Energy Scenarios to 2050

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Studies and reports. Study regarding the adequacy and flexibility needs of the Belgian power system PDF Activity Report PDF 8. Sustainability Report PDF 2. And you can get used and it doesn't cost any investment to, of course, different patterns? But I would like to say before I open it for questions is that a lot of the problems for politicians in this energy world is that a lot of politicians are appointed for four years or five years while the things I talk about have a much longer lead time before they start to work. And that is not only a problem in the U.

And that will always be very difficult now because politicians get nervous but they don't see the result of the actions. And by the examples I have given is you can't leave it to free capitalism. I hope that it is quite clear from our presentation that it will be absolutely essential that governments and companies can work together because if you don't do that and then you don't make any progress. And you should be concerned about your energy and you have to be concerned about the climate change.

And Jeremy, thanks very much for these introductory remarks which in many ways were quite startling especially sitting in this room and looking at people around us who have such a -- inaudible -- and in terms of getting governments out of markets and letting markets do what they do. And that kind of world and corporate capitalism is a world of scramble and here you are arguing for a world of blueprints.

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How exactly can we learn about good blueprints and bad blueprints? And do we end up with a scramble for blueprints? You, yourself in your remarks talked about some of the pitfalls of biofuels, which are brought to us whether in Europe or the U. What lessons have you learned in the process of this to distinguish among good blueprints and bad blueprints? And what lessons are there in it? It is that today we are -- at Shell we are the largest distributor of first-generation biofuels. The reason that we don't make any adverts about it is -- or only very small prints -- is because -- inaudible -- because if you make it a lot bigger, then you've got huge competition with food; you got competition with arable land.

If people start to continue to survive is to increase fuel efficiency as we described, you still run out of land. So that's not the solution.

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But then you may think, oh, this is self-serving, Shell against biofuels. Absolutely not true. We are a real advocate and we are -- we do the lot of things what we call second-generation biofuels. That is the part that does not compete with food. And of course, to harvest them to make out of that part of the plants transport fuels. The interesting thing is -- and we have just published that -- is that while the successful technologies will be out of this non-food part of plants to make transport fuels and to make it very big is not that clear.

So how do we move as a company? To give an example, we are basically now involved in six joint ventures or collaboration agreements which has all different processes to convert the plants -- the non-food plants, so to say -- in transport fuels.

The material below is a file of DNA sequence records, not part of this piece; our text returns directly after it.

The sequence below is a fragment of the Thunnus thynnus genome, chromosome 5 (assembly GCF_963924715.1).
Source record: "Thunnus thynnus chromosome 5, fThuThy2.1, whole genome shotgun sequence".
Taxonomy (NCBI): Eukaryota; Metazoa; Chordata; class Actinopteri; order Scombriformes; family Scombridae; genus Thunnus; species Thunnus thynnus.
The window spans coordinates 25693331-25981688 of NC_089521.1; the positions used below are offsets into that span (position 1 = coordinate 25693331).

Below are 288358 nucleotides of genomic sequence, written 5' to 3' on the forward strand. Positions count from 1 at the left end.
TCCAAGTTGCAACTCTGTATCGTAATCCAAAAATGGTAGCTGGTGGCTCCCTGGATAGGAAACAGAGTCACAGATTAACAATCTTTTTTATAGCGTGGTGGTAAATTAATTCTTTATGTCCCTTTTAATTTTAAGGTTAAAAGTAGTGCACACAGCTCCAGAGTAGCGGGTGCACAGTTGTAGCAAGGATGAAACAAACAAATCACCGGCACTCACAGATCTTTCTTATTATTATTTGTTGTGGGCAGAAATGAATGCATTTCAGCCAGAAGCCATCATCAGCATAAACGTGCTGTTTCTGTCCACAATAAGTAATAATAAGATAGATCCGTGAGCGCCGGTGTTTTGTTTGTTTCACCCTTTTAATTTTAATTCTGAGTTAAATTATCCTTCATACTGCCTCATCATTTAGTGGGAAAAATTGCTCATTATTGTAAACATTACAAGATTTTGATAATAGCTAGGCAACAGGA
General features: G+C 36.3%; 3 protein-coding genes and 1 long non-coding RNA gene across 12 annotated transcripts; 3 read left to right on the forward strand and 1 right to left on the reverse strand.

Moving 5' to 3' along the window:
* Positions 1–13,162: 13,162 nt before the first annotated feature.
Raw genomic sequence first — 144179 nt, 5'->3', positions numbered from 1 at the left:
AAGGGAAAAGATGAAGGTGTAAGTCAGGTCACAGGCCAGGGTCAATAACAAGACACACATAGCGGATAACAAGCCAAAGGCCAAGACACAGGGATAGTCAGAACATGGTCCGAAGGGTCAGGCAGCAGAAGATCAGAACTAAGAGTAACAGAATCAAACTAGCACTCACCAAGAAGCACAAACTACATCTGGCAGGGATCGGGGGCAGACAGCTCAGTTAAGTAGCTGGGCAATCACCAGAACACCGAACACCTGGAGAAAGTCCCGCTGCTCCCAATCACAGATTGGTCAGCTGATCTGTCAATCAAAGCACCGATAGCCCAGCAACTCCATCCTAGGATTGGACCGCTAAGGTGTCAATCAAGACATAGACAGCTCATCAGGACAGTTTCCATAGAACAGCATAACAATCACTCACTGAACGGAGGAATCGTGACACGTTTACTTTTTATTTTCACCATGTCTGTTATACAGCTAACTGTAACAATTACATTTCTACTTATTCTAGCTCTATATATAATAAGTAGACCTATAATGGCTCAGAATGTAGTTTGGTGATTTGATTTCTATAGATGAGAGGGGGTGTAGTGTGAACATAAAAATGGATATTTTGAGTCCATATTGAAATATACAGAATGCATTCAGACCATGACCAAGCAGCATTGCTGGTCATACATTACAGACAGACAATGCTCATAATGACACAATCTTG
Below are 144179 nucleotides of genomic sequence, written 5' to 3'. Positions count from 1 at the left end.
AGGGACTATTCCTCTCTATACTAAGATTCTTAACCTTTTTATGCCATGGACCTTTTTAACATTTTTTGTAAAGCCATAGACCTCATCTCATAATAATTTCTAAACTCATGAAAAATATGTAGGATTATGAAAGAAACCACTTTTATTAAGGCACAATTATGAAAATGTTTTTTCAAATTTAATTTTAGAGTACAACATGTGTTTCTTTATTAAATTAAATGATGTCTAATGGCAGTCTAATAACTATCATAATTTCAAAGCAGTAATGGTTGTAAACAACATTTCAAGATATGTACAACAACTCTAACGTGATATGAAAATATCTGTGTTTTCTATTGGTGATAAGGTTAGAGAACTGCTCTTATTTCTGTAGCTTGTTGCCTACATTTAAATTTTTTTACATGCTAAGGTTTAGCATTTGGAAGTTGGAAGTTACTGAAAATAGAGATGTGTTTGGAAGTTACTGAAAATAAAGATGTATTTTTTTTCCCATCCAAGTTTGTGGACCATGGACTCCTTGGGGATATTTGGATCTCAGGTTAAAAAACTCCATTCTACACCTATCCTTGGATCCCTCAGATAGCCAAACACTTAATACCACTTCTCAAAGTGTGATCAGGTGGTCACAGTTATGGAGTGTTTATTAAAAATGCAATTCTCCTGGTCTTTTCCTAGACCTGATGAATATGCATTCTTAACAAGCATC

The future of energy?

Of which one -- it's very interesting in my view -- is where we start with algae and seawater, because biofuels and sweet water and then you've solved the one problem that maybe you create the next problem is that the world may run out of sweet water. So here you see the very early leads, how we try to research that and develop that for the long-term future.

I think that is simply a question that in the blueprints you have really to think about energy -- every energy solution -- what are the unintended consequences?

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And so far what we have seen, there are no silver bullets, and that in itself is a reason that you have to cooperate, I said, between governments and companies. But in fact there is a third angle to that; that is the scientific world. Before I ask my second question, I just thought that I would note that I don't know whether it's still true but I was struck by your comments at the very beginning on chocolate because I know that not many years ago Shell was the largest vendor of Mars chocolate bars in the world.

And there seems to be a coincidence of interest between the two that somebody might want to pick up on. My next question really is about the scramble world. And the scramble world as you've described it is one that has been brought to us by resource nationalism and a tight market. In many places in which your own company has had substantial investments at risk including Russia and Nigeria.

What can you as a company or other companies do in a blueprints world to get the owners of resources to move away from the scrambled Darwinian world into a win-win kind of world. First of all, I've not experienced that; that I have really to say that, so far. Secondly is that if you think it's true that in a blueprints world there will be huge capital, for instance, in the Middle East or other countries who keep all those resources, and in a blueprints world, the international mobility of capital and investments or the reputation of that country so to get other?